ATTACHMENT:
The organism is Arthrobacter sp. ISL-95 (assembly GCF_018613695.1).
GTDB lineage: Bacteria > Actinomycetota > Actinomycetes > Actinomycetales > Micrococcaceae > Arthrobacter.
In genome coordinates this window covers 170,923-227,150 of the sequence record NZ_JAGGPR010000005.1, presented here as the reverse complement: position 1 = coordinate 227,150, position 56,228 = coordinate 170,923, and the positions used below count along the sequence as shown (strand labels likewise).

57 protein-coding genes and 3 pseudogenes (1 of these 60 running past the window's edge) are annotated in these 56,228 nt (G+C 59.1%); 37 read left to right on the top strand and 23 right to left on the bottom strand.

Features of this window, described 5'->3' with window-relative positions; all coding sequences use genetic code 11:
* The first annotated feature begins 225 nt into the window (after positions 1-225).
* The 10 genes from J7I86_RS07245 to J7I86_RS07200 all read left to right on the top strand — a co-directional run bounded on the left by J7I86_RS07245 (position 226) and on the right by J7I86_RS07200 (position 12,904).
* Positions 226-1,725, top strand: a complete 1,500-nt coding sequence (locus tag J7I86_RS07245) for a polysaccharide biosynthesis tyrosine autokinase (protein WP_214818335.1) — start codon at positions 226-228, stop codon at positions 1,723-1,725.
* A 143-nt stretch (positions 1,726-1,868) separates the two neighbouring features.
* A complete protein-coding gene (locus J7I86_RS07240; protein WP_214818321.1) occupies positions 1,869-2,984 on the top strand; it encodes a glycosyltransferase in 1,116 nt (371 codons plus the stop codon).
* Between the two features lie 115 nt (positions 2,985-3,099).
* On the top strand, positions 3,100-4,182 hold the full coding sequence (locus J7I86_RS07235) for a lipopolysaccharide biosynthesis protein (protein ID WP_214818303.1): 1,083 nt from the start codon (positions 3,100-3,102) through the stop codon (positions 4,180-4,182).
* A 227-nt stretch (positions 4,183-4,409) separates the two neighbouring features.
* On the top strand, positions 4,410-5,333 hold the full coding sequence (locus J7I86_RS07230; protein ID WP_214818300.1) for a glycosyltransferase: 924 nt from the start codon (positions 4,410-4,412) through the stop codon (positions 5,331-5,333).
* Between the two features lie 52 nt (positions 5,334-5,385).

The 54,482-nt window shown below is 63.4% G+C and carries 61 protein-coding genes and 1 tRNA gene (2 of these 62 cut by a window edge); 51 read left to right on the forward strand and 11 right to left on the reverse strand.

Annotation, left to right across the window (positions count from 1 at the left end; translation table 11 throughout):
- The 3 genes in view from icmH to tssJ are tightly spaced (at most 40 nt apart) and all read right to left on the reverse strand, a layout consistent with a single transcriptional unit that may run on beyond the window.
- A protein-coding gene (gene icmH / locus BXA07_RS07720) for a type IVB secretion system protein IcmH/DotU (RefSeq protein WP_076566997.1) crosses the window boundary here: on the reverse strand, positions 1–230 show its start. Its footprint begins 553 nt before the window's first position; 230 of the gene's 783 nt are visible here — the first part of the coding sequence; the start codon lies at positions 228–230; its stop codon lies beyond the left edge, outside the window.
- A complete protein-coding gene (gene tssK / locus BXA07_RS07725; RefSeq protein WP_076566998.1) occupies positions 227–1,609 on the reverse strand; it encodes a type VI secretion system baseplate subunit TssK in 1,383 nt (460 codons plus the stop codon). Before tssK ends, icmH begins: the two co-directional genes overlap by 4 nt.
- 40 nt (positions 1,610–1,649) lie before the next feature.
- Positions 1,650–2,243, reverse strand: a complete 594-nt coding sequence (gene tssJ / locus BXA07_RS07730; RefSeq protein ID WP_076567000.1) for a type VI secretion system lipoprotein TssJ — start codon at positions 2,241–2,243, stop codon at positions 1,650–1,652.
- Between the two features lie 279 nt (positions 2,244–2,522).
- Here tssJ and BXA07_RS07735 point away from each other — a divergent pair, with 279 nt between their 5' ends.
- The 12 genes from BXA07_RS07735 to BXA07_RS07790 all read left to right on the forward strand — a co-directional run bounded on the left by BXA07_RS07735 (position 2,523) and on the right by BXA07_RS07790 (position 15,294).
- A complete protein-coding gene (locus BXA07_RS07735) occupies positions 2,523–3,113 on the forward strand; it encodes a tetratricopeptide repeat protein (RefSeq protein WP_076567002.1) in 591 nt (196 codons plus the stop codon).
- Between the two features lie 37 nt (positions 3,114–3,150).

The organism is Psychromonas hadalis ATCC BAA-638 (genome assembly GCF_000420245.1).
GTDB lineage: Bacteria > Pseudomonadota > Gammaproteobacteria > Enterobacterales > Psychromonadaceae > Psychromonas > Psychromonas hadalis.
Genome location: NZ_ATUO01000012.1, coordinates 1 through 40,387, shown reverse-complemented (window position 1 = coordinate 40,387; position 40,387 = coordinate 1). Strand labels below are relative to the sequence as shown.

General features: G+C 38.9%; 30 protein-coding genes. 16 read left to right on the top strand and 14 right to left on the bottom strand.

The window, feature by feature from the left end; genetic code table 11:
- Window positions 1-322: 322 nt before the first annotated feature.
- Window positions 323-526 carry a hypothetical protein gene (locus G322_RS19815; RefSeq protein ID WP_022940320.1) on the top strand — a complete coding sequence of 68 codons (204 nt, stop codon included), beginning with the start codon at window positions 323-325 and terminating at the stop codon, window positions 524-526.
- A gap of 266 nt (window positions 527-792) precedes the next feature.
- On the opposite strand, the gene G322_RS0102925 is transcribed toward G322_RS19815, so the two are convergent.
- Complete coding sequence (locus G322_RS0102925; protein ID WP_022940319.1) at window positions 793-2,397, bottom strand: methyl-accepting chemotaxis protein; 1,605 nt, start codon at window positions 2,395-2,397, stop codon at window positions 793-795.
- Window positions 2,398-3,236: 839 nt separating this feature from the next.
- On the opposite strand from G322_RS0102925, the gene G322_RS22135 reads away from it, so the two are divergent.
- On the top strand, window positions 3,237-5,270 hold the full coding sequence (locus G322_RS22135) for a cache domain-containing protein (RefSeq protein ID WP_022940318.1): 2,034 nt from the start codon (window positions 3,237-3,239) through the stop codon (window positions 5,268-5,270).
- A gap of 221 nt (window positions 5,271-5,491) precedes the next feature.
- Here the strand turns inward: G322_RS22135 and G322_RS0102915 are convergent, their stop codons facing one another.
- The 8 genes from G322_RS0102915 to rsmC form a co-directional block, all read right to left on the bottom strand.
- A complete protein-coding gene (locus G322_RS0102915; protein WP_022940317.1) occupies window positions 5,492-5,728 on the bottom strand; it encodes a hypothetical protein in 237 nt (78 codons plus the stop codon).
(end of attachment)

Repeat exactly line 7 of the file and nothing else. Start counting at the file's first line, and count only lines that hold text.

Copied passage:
* The 10 genes from J7I86_RS07245 to J7I86_RS07200 all read left to right on the top strand — a co-directional run bounded on the left by J7I86_RS07245 (position 226) and on the right by J7I86_RS07200 (position 12,904).